The agreement between the predicted and native complex was quantified using the standard rmsd superposing representing the protein by Ca atoms and the DNA by C1' nucleotide atoms. However inspection of the results suggested that this did not provide a good guide to the quality of the prediction. Instead the percentage of correct contacts in the interface was used. First, the protein-nucleotide pairs in the native interface were defined as those pairs that had at least one non-hydrogen protein-DNA atom-atom contact of <5A. For these pairs, the Ca-C1' distances were measured in the native and the predicted complexes and if the difference in distance was <4A, then a correct contact was assigned to the predicted structure. A "good" prediction was taken if the percentage correct contacts compared to the total number of interface contacts (%CC) was >65%.
Table 8.3 gives the rank of the first "good" prediction in lists ordered by the scoring function after the two types of distance filters ranking by shape complementarity and by the empirical scoring scheme. Out of the eight systems only for MET did the approach fail to generate a "good" solution. After filter 2, shape complementarity gave 4 solutions with a rank in the top 5. When ranking by the empirical score, four complexes were in the top 5 rank after filter 1 or after filter 2. However other complexes were below the top 100 solutions. At present, the empirical score would be useful to generate a limited list (say 5) of suggestions which has about a 50% chance of including a "good" solution. In contrast, shape complementarity would be more suitable to generate a list for subsequent refinement. The predicted complexes superimposed on the native structures are shown in Figure 8.8. The first "good" solution ranked on shape complementarity is shown.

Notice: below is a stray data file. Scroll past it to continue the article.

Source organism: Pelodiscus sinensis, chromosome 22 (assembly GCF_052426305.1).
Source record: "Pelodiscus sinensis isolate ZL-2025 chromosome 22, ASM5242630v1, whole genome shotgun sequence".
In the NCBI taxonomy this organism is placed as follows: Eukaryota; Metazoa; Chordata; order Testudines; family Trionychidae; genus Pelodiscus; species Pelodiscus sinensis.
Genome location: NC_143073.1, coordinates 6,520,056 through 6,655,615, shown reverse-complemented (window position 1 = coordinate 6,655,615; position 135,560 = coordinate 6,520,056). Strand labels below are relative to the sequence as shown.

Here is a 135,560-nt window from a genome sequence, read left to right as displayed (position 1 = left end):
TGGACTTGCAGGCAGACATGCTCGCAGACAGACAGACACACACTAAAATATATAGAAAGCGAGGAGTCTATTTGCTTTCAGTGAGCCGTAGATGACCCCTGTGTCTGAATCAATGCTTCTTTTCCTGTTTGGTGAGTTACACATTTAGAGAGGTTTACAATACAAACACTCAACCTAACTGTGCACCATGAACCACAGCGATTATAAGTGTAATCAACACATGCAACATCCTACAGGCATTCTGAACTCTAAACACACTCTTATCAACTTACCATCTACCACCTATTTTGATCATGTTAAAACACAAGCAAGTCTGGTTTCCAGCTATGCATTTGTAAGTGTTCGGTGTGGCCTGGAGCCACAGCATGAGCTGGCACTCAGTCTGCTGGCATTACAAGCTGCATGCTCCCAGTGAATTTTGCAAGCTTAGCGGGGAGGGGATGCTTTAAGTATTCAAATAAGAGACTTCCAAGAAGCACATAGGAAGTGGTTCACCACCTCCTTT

To our knowledge, this work is the only systematic study of a simulation that performed a global search of docking proteins to DNA. The results show a somewhat poorer level of discrimination that we and other groups
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